Grilling vs. BBQ vs. Smoking vs Plancha
Although cooking over flames has been around for literally thousands of years, with BBQ being the most modern interpretation of this cooking format, believe it or not there remains lots of confusion surrounding the differing terms & styles of BBQ cooking. For example, BBQ aficionados in the Southern US, consider BBQ to be a slow indirect method of cooking, using smoke and taking around 12 hours for a brisket of beef or small hog. But for most, BBQ means grilling over direct heat, So what’s best and do you need to take your time, or simply ‘go for the grill’ & what about smoking? Well they’re all great cooking techniques and can be tailored to the occasion or type, style or taste of food you want – so here’s a quick guide;
In the UK, Europe and Australia/New Zealand, the term BBQ is generally accepted to mean grilling on a flat-bed or hooded BBQ. Grilling is cooking at medium to high temperatures with the food being placed directly above the heat source, meaning the food cooks quicker and can be ready in minutes, rather than hours. However, unless you’re careful the high heat can easily cause food to burn and whilst a lightly char-grilled appearance is good, ‘burnt is bad’! Burnt not only looks and tastes bad but it doesn’t’ do you much good and plays havoc with the digestion!
Still using the grill, but this time, you’ll need a hooded Barbi; BBQ’ing is the slower process to be used on long summer afternoons or evenings with our favourite drink by your side. Food is cooked at one end of the grill with the heat at the other and the hood closed. The heat is kept at medium and dependent upon the size and type of food can take a minimum 1-1.5 hours or longer to cook. Remember to keep the food well basted with a good marinade, sauce or oil so as to retain flavour.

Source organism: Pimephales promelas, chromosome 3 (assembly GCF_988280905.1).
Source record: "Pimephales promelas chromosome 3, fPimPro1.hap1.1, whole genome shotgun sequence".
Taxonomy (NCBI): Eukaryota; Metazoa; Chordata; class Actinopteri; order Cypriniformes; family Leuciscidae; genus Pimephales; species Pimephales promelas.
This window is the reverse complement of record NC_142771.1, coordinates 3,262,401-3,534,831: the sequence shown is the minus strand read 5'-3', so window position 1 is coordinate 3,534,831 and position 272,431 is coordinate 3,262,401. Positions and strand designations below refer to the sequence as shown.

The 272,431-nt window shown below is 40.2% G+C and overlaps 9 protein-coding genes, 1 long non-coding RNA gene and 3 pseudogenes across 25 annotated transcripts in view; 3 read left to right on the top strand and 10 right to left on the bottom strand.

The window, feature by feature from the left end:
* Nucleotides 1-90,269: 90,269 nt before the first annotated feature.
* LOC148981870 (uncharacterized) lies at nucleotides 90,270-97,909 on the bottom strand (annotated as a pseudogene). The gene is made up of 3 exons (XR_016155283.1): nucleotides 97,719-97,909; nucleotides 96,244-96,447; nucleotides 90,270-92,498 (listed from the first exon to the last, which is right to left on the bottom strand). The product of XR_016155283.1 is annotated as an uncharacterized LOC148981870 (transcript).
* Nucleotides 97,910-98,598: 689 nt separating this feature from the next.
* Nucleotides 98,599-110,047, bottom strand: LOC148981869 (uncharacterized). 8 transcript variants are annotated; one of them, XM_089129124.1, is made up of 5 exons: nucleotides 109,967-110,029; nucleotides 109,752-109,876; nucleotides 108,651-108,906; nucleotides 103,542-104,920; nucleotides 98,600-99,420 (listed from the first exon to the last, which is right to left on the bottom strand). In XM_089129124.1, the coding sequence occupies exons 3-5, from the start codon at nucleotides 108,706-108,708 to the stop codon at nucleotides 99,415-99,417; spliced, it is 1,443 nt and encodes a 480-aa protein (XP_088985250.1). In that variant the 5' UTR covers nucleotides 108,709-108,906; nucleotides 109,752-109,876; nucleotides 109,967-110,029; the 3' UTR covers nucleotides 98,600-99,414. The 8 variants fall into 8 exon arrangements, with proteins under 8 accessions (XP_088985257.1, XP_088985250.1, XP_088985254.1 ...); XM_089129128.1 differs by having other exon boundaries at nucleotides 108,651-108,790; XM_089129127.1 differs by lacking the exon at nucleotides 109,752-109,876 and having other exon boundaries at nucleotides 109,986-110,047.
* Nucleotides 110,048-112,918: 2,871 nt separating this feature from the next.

Smoking – Arguably a more sophisticated and slower version of BBQ’ing, much favoured in the USA that uses only the heated smoke to cook foods. The aim being to get a smoke-ring around the edge of your meat. Cooking is by the indirect method, which means that the heat source is normally in a separate area, a heat-box, away from the food, with flavoured wood, chips or herb branches placed in a tray over the heat source. The smoke is then channelled into the separate cooking area by way of a smoke-pipe. These American style smokers are now becoming popular and can be found in DIY stores and garden centres, but you can also make your own.
Plancha, which originated in Spain, is a method of cooking on a flat metal sheet which has been heated to a hi-temperature and which helps retain all of foods natural juices and flavours. Originally a separate cast-iron sheet placed over charcoal. A staple of Tapas bars, Plancha grills have now started appearing which are fired by gas. Whereas the old style plancha took some time to reach temperature, gas planchas’ can be ready to grill in a few minutes.
So, what’s best?
The truth is they all have merits. Most people start of grilling, and most never change; but it all depends on the occasion, preferred flavours and foods and the time you have to cook. Either way given time, practice and patience you can produce perfect BBQ’ed food to be enjoyed with friends and family throughout the summer.